PHOTO/DAVID ROBERT: Two e-scooter riders navigate between a van and a truck on Cheney Street as they approach Virginia Street on April 29.

Reno’s rental rate for e-scooters is among the highest tier of the dozens of U.S. cities where the Bird company operates — and even the 39 cents-per-minute rate for riders quoted by the City of Reno for weeks has already increased.

In an email to the RN&R May 1, Reno officials wrote “the actual price at the time of the launch was $0.42/minute. Bird’s pricing is set by Bird and based on market conditions such as demand. We apologize for the confusion this may have caused.” Bird company officials last week declined to talk about its pricing structure, Reno’s rates or answer any other questions submitted by the Reno News & Review. Instead, the firm, which operates in more than 400 markets worldwide, provided a short statement saying it is “inspired” by the Reno launch of the scooters in April.

The Bird app also requires riders to pay in $5 to $20 increments prior to riding, but a RN&R reporter who opted for the $5 payment found that her account shifted to the $20 option after the credit was used up. Unused balances stay on rider’s Bird accounts. Users who want refunds must file a request with the company. City officials noted that Bird has a lower-priced option for riders who meet income requirements.

Research shows that in markets where e-scooters have been available for a year or more, they have proven more popular than e-bikes. Some jurisdictions reported they do cut down on short car trips, as intended, but the rental vehicles also have resulted in injuries and are frequent targets of vandalism. Vendor’s maintenance and replacement costs are high, one reason prices have gone up in nearly all markets since the e-scooters started appearing in cities across the U.S. five years ago.

Bird has history of rapid and sometimes exponential price increases since 2019, according to a survey of news stories in the markets where the company holds franchises.

Pricing on the upswing

News stories found through internet searches indicated that Bird, which initially promoted a rate of 15 cents-per-minute, raised its prices in many of its markets in 2019, while lowering rates in a few other cities. A story in the Verge, for example, reported that Bird’s initial 15 cent per-minute fees increased to 25 cents in Austin, Texas. Today, the rate in Austin mirrors Reno’s previously announced rate, at 39 cents, which was 42 cents by the time the program debuted April 21. City officials initially said that Bird had to inform the city of price changes, but days later confirmed the increase and said company sets its own rates.

Bird doesn’t publish its prices for the individual cities it serves and declined to provide that information. The ridesharing website published data on Bird’s prices for about 40 cities and put the company’s average at 15 cents per minute. Spot checks of some of those markets by the RN&R revealed the rate has increased in many of those cities.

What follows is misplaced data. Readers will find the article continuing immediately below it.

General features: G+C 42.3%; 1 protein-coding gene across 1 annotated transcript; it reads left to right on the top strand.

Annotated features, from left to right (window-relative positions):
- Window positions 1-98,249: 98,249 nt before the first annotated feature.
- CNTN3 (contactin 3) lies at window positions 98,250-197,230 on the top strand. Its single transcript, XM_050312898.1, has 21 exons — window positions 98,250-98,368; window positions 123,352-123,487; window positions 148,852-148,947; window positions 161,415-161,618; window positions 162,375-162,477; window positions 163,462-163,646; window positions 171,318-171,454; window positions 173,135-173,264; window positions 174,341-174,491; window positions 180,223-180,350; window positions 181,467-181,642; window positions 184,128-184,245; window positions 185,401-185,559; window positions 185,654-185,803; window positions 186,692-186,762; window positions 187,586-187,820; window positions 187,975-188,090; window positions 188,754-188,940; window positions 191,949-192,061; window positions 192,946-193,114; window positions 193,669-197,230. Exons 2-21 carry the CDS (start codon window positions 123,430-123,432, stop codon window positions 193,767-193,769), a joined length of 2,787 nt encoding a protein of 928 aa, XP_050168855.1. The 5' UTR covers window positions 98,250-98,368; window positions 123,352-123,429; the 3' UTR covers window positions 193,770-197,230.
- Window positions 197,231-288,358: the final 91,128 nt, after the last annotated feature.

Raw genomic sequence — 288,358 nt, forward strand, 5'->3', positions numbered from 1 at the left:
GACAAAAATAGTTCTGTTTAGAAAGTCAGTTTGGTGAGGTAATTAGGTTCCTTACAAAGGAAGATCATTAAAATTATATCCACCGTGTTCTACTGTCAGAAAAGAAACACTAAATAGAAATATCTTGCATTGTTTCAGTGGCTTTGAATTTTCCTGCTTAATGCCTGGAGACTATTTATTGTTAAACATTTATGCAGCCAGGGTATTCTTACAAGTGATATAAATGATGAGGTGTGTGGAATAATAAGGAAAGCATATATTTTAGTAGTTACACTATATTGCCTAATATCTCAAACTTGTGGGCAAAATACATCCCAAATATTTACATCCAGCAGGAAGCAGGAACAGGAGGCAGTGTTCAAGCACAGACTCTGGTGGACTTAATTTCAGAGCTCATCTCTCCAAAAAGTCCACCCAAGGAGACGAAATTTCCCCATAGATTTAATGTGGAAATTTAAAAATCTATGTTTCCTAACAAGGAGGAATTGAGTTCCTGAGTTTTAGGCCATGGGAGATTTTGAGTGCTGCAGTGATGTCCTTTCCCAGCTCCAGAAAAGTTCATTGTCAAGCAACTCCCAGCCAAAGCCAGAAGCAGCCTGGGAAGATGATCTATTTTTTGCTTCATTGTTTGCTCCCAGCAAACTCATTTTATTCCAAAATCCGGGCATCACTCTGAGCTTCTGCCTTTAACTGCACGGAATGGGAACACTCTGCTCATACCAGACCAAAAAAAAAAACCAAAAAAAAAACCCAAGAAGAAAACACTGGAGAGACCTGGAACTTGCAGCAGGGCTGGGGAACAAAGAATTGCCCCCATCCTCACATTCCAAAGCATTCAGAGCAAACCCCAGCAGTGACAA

The Verge story reported that in 2019 the 15 cent-per-minute rate increased to 29 cents in Baltimore, Md. and increased from 15 cents to 33 cents in Detroit. The cities that got price decreases to 10 cents-per-minute included Bloomington, Ind.; Charlottesville, Va.; and Columbia, Mo.

The company also structures its franchise deals differently depending on negotiations within each market. In Columbia, Mo. for example, the company last year paid the city and University of Missouri $10,000 each as an initial fee and agreed to pay $2 for each scooter in operation per day, split between the city and university. The City of Reno receives 25 cents per ride and $20 per scooter in registration fees, according to its three-year franchising contract with Bird. The company plans to have 1,000 scooters on Reno streets by mid-June.

Bird’s Community Pricing Program is available in Reno. That scheme offers a 50% discount to low-income riders, Pell grant recipients, select local nonprofit and community organizations, veterans and senior citizens. Those who qualify can sign up by downloading the Bird app, creating an account, and emailing proof of eligibility to

‘Micromobility’ touted

The use of e-scooters and bicycles is a big part of Reno’s promotion of “micromobility” options. The e-scooters are part of Reno’s environmental sustainability effort, aimed at saving energy and reducing vehicle emissions by providing transportation options for residents.

A 2019 report by the National Association of City Transportation Officials concluded that shared bike and scooter programs were successful in replacing motor vehicles for short trips. That year, according to the report, people took 136 million trips on shared bikes and scooters, a 60% increase from 2018.


Advocates of micromobility are glad to see the e-scooters in Reno. Kyril Plaskon, president of the Truckee Meadows Bicycle Alliance said the program “is a learning experience all the way around. There is no doubt that scooters increase spending and fun while reducing pollution and traffic. It puts the ‘big’ back in our little city, showing that we can do what other cities are doing.”

Plaskon, in an email to the RN&R, said the scooters also “increase awareness about our need to follow federal and local standards with micromodal infrastructure.”

Advocates of eco-friendly, alternative transportation options have long supported protected bike lanes and better connections among those routes so that riders won’t have to travel in the midst of vehicular traffic. Some of the city’s bike lanes, one rider said, end suddenly and that’s like delivering riders into “a pit of alligators.”

Successes in Seattle

A study in Seattle, where four other e-scooter rental companies have been active for more than 18 months, indicated that about one in five users ride the scooters to connect with public transit. That’s the kind of synergy Reno officials are hoping for in the Biggest Little City.

The study noted that during that city’s pilot program, more than 260,000 unique riders took more than 1.4 million trips. The authors wrote that 54% of riders said they would have taken a taxi or ride-hail service or used a personal vehicle to make their last scooter trip.